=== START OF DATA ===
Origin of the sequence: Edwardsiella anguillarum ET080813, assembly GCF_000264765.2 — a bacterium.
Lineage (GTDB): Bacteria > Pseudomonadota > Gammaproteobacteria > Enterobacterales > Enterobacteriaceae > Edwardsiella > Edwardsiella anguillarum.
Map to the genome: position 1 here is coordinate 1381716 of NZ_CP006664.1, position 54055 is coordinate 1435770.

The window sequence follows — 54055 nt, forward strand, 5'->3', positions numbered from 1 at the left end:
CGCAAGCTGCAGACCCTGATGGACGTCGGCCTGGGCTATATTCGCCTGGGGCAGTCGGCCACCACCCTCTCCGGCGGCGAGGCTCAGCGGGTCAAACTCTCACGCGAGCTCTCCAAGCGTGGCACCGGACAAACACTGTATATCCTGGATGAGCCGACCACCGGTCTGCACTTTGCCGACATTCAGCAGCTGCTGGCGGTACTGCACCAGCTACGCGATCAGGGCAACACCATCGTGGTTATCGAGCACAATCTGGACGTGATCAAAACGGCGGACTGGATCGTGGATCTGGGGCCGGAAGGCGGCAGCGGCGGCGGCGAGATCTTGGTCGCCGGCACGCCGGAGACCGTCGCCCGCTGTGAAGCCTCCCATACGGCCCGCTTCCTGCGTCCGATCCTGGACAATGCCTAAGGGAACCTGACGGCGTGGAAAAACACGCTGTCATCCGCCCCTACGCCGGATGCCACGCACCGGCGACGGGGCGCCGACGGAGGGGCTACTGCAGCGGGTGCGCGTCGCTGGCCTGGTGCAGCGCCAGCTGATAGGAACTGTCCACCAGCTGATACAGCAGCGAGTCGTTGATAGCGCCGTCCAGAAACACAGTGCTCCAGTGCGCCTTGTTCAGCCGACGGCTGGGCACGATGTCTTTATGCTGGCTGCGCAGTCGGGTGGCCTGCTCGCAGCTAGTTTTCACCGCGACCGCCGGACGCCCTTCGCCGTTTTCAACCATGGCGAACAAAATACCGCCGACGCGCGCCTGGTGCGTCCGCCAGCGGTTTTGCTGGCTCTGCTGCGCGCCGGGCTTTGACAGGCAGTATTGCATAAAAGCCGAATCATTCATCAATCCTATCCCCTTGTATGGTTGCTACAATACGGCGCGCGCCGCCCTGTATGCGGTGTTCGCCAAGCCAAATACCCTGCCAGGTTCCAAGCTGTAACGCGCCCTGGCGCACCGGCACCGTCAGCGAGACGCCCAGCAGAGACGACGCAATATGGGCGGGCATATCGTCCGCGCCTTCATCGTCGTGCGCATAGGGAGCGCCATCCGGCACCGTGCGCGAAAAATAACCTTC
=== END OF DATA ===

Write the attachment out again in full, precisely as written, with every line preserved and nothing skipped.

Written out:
Origin of the sequence: Edwardsiella anguillarum ET080813, assembly GCF_000264765.2 — a bacterium.
Lineage (GTDB): Bacteria > Pseudomonadota > Gammaproteobacteria > Enterobacterales > Enterobacteriaceae > Edwardsiella > Edwardsiella anguillarum.
Map to the genome: position 1 here is coordinate 1381716 of NZ_CP006664.1, position 54055 is coordinate 1435770.

The window sequence follows — 54055 nt, forward strand, 5'->3', positions numbered from 1 at the left end:
CGCAAGCTGCAGACCCTGATGGACGTCGGCCTGGGCTATATTCGCCTGGGGCAGTCGGCCACCACCCTCTCCGGCGGCGAGGCTCAGCGGGTCAAACTCTCACGCGAGCTCTCCAAGCGTGGCACCGGACAAACACTGTATATCCTGGATGAGCCGACCACCGGTCTGCACTTTGCCGACATTCAGCAGCTGCTGGCGGTACTGCACCAGCTACGCGATCAGGGCAACACCATCGTGGTTATCGAGCACAATCTGGACGTGATCAAAACGGCGGACTGGATCGTGGATCTGGGGCCGGAAGGCGGCAGCGGCGGCGGCGAGATCTTGGTCGCCGGCACGCCGGAGACCGTCGCCCGCTGTGAAGCCTCCCATACGGCCCGCTTCCTGCGTCCGATCCTGGACAATGCCTAAGGGAACCTGACGGCGTGGAAAAACACGCTGTCATCCGCCCCTACGCCGGATGCCACGCACCGGCGACGGGGCGCCGACGGAGGGGCTACTGCAGCGGGTGCGCGTCGCTGGCCTGGTGCAGCGCCAGCTGATAGGAACTGTCCACCAGCTGATACAGCAGCGAGTCGTTGATAGCGCCGTCCAGAAACACAGTGCTCCAGTGCGCCTTGTTCAGCCGACGGCTGGGCACGATGTCTTTATGCTGGCTGCGCAGTCGGGTGGCCTGCTCGCAGCTAGTTTTCACCGCGACCGCCGGACGCCCTTCGCCGTTTTCAACCATGGCGAACAAAATACCGCCGACGCGCGCCTGGTGCGTCCGCCAGCGGTTTTGCTGGCTCTGCTGCGCGCCGGGCTTTGACAGGCAGTATTGCATAAAAGCCGAATCATTCATCAATCCTATCCCCTTGTATGGTTGCTACAATACGGCGCGCGCCGCCCTGTATGCGGTGTTCGCCAAGCCAAATACCCTGCCAGGTTCCAAGCTGTAACGCGCCCTGGCGCACCGGCACCGTCAGCGAGACGCCCAGCAGAGACGACGCAATATGGGCGGGCATATCGTCCGCGCCTTCATCGTCGTGCGCATAGGGAGCGCCATCCGGCACCGTGCGCGAAAAATAACCTTC